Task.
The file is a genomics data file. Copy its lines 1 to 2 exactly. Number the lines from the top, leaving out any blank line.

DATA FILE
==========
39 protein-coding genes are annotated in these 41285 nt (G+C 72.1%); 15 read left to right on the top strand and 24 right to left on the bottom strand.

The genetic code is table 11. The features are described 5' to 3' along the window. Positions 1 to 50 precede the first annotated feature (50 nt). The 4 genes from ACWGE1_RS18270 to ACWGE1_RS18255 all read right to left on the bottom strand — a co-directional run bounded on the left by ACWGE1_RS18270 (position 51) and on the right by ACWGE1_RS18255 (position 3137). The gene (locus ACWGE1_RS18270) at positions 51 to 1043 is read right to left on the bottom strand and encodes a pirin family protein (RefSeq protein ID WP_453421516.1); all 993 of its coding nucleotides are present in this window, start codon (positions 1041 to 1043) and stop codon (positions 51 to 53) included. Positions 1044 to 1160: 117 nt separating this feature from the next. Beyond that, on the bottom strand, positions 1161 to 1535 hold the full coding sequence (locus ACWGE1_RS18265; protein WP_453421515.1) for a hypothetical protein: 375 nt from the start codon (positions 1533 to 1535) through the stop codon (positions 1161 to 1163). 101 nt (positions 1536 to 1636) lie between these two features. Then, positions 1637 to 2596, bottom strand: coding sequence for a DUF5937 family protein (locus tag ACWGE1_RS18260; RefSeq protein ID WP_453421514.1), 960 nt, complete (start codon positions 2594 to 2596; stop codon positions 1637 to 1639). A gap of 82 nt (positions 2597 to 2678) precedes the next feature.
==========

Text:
39 protein-coding genes are annotated in these 41285 nt (G+C 72.1%); 15 read left to right on the top strand and 24 right to left on the bottom strand.

The genetic code is table 11. The features are described 5' to 3' along the window. Positions 1 to 50 precede the first annotated feature (50 nt). The 4 genes from ACWGE1_RS18270 to ACWGE1_RS18255 all read right to left on the bottom strand — a co-directional run bounded on the left by ACWGE1_RS18270 (position 51) and on the right by ACWGE1_RS18255 (position 3137). The gene (locus ACWGE1_RS18270) at positions 51 to 1043 is read right to left on the bottom strand and encodes a pirin family protein (RefSeq protein ID WP_453421516.1); all 993 of its coding nucleotides are present in this window, start codon (positions 1041 to 1043) and stop codon (positions 51 to 53) included. Positions 1044 to 1160: 117 nt separating this feature from the next. Beyond that, on the bottom strand, positions 1161 to 1535 hold the full coding sequence (locus ACWGE1_RS18265; protein WP_453421515.1) for a hypothetical protein: 375 nt from the start codon (positions 1533 to 1535) through the stop codon (positions 1161 to 1163). 101 nt (positions 1536 to 1636) lie between these two features. Then, positions 1637 to 2596, bottom strand: coding sequence for a DUF5937 family protein (locus tag ACWGE1_RS18260; RefSeq protein ID WP_453421514.1), 960 nt, complete (start codon positions 2594 to 2596; stop codon positions 1637 to 1639). A gap of 82 nt (positions 2597 to 2678) precedes the next feature.